This is the time to make summer pudding, as both red currants and raspberries are in the markets or ripening in your backyard, if your lucky. Many people throw any combination of berries into summer pudding, but it is best when made with only raspberries and red currants in a 3 to 1 ratio. It requires little heat, so perfect for a hot summer day. Make it a couple of days before you want to serve it. It keeps for several days in the refrigerator and also freezers well, but remember to line the bowl with plastic wrap first if the pudding is destined for the freezer.
You need bread, I like egg bread or challah, but any quality white bread will do, not too fresh, I always check the day old bin at my local bakery. A bowl, my ceramic pudding basin is perfect and holds my mixture of 600g of raspberries, 200g of red currants off the stem, rinsed, and 200g sugar. Place the damp berries and sugar in a frying pan over low heat and stir from time to time until the berries soften and the sugar is dissolves.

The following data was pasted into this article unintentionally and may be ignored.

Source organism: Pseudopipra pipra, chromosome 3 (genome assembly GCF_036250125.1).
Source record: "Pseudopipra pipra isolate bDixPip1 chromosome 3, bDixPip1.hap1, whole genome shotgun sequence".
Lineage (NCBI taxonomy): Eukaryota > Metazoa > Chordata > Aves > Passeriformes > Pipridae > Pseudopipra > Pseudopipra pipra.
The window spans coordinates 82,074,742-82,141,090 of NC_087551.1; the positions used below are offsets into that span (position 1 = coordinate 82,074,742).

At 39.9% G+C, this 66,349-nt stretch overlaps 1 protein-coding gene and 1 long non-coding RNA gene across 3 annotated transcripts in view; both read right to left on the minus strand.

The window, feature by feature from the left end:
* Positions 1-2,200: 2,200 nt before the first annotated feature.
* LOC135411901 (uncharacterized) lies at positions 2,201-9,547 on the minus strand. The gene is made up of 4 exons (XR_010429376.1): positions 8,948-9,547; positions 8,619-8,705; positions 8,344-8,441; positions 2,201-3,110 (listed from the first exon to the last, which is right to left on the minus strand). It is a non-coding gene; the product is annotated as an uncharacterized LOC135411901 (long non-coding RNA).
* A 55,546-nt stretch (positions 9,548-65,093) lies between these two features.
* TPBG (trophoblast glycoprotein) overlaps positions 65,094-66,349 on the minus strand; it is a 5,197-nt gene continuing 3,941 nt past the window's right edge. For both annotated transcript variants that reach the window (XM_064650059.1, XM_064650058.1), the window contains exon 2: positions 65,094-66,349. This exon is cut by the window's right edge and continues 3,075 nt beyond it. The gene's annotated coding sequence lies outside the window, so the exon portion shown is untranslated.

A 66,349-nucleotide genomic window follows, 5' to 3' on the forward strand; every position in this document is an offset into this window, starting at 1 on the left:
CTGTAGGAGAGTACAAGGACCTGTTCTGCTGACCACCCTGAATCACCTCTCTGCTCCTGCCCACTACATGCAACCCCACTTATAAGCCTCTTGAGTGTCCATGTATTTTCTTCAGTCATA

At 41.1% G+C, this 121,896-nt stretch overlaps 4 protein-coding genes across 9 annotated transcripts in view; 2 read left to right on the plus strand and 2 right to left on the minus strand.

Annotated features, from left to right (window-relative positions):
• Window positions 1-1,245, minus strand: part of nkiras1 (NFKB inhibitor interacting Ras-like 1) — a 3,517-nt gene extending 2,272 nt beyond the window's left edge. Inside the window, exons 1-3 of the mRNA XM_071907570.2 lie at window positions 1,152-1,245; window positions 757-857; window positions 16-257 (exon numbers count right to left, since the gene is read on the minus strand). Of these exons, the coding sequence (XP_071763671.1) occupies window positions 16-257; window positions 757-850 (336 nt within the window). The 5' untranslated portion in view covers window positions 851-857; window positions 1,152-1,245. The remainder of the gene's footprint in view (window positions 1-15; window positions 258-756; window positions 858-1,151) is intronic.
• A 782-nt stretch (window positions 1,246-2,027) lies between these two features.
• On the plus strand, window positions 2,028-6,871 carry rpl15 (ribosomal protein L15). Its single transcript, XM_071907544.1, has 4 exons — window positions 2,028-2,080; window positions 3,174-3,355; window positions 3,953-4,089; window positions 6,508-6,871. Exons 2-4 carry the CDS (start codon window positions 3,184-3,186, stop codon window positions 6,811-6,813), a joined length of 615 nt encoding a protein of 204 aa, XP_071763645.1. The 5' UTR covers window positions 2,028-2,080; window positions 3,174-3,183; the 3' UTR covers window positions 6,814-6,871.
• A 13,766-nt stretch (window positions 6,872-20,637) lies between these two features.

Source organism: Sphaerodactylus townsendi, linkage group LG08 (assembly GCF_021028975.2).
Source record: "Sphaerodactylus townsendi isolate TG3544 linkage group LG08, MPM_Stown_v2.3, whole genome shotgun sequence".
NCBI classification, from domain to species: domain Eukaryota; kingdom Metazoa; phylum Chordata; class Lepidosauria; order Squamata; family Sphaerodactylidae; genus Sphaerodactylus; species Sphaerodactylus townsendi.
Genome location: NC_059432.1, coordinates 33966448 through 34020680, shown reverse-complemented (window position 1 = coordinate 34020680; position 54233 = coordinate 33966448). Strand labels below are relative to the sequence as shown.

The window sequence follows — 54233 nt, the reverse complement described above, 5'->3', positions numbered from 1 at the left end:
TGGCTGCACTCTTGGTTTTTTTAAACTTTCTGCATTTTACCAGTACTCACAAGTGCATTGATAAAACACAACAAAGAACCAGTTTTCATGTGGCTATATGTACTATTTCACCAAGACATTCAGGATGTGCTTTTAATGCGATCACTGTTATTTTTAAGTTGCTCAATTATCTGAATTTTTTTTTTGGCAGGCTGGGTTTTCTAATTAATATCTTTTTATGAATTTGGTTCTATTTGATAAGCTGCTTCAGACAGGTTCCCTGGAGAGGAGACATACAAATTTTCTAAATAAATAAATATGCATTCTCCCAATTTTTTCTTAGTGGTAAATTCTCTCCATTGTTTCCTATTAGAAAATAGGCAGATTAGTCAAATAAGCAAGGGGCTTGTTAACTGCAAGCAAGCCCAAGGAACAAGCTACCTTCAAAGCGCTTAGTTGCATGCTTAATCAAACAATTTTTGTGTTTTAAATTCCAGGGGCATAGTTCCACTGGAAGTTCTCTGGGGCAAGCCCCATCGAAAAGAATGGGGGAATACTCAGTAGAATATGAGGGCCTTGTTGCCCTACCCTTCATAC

Cut the crusts off the bread, and line the bowl with bread and set the bowl in a pie dish to catch any drips.
Fill the bowl with the fruit mixture, reserving any left over syrup.
Top the pudding with more bread.
Pour over the remaining syrup allowing it to soak into the bread.
Cover with plastic wrap, top with a plate, weight down (yet another use for my homemade sauerkraut) and refrigerate at least 24 hours. Remove the weight and plate.
When ready to serve, turn out onto a plate and carefully cut into servings with a bread knife. It's good with whipped cream but doesn't really need it. Once cut the pudding looses its structural integrity and will start to sag, Putting the bowl back over it will help hold it together if you have any leftovers.
Why is it called summer pudding? Because of its resemblance to a steamed pudding.
And while we are on names why is making an irreverent sound with your tongue and lips called a raspberry? In the nineteenth century English rhyming slang "raspberry tart" is rhyming slang for a fart.